On September 28, 2018 I set out on my biggest and longest endeavor to date: 2 months on the road, across the country and back, hitting the four geographical corners of the USA - Philadelphia, Miami, Slab City, and Seattle, and everywhere in between. The trip started out in Philadelphia. @siid and I met up for the first time and were kicking back and talking shit and getting ready to hop out on the UPS/juice train in the morning.
My trip to Senegal turned out to be a bit of a farce, but it could be of interest to anyone else planning an ultra-budget trip to West Africa. The first rule of traveling in Africa happens to be the same as the first rule of hitchhiking: Don’t be in a hurry. If you try to hitchhike somewhere and you’re in a hurry, you ain’t gonna get there in time. The hitchhiking gods will always make sure of that.
"Australia is easy hitching, mate!" I promise Fox, my budding road dog. "It'll take fifteen minutes to get outta here, then we'll be setting camp by the train yard before sundown." Two outstretched thumbs drip alcohol-rich sweat onto the shoulder of the highway leaving our hometown of Adelaide. My companion is an old graffiti mate from our days slinging paint across beige city walls. Fox is thick-skinned and adventurous, armed with a cosmic laugh and a thoughtful tongue. There's no doubt he's equipped for the rough journey ahead. We're six-feet below the city streets spray painting in ankle-deep storm water when we come up with the plan: ride the steel train across Australia on New Year’s Day.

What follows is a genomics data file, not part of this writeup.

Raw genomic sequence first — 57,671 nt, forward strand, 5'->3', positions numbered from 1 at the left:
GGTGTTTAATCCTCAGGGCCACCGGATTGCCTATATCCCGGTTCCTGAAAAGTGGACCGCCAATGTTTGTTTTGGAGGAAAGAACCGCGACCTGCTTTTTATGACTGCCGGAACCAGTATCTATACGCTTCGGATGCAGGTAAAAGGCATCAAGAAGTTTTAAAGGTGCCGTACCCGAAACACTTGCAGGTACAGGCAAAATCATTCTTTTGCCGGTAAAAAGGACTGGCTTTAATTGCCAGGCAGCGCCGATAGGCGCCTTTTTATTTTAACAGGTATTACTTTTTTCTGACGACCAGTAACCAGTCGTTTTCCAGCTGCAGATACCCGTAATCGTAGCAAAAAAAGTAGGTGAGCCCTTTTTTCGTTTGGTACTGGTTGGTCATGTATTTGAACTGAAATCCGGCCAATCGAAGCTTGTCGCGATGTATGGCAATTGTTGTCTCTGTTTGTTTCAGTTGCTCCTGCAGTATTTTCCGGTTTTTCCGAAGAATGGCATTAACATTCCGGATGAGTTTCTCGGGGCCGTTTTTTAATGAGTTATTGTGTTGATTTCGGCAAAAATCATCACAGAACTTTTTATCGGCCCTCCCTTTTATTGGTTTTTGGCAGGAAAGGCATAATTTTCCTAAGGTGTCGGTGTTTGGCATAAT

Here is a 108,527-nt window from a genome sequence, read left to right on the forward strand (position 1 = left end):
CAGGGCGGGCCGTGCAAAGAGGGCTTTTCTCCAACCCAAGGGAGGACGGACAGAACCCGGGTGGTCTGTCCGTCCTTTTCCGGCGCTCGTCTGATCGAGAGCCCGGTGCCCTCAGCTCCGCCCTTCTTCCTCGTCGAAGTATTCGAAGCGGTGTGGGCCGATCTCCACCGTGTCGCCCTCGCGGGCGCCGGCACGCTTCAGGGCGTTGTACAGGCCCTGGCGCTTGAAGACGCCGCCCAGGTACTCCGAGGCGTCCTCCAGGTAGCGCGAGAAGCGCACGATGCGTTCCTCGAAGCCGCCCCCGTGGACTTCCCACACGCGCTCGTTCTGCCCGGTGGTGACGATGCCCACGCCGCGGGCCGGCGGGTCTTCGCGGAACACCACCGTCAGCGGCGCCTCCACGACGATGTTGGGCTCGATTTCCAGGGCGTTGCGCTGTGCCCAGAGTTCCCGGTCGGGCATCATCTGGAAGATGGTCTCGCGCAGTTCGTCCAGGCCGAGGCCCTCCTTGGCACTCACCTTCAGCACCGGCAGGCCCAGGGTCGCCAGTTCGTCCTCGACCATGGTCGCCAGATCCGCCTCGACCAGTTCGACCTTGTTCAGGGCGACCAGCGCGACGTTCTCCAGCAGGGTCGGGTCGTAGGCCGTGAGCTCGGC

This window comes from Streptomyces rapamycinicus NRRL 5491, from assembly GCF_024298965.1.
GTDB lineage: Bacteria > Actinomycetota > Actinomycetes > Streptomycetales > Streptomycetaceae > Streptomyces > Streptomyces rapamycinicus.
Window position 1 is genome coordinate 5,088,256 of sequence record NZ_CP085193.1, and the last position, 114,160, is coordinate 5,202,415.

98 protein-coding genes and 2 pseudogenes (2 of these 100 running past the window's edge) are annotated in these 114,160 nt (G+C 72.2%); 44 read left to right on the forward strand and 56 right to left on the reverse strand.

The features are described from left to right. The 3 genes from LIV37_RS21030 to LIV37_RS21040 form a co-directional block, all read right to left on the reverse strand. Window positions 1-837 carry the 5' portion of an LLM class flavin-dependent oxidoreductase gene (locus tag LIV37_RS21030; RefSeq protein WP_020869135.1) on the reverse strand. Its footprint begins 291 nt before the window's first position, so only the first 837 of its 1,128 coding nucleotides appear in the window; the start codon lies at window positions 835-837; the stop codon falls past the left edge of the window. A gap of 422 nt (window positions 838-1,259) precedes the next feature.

What's up my dudes, so me and Carol here from StP have been unknowingly co-occupying Melbourne. We met up at Lentils the other day and it didn't take us more than a brief introduction to decide to hitchhike the Great Ocean Road together. By the time we had finished our veggie burgers, the underground tunnels were on the table as well. Hitting the road was the most natural thing in the world, despite the ceaseless references to Wolf Creek and astute observations of our gender provided by the Australian people.
First of all I can recommend hitchhiking in Oman without reservation. It's so common the locals don't even bother signaling to cars; they just stand at the edge of the road, which gives me the creeps when I'm driving. Interestingly, most of them are expat workers from southern Asia and the Philippines. I'd be curious to know whether hitching existed in Arabia before the great influx of migrant workers or whether they brought hitching culture with them. It's a natural fixture of all developing countries, after all.
I know I'm not the only one for whom this is true -- "I didn't feel immersed in an alien culture until I realized in Morocco you're supposed to hitchhike with your index finger, not your thumb." An Italian told me that as we were trying to hitchhike out of Marrakech. "You read my mind," I told him. Money being the universal language, you can travel to any touristic city on earth and not feel like you're very far from home. A great way to feel like a fish out of water is to travel to a developing country and appeal to people's charity.
The hitch-hiking robot that captured the hearts of fans worldwide met its demise in the United States. The Canadian researchers who created hitchBOT as a social experiment say someone in Philadelphia damaged the robot beyond repair on Saturday, ending its brief American tour.
A friend of mine sent this photo set to me by a photographer named Cameron Browne, who was doing a series on people getting rides via Craigslist's ride share board. I thought there were some pretty cool stylized shots of some interesting people so I figured I would share it here.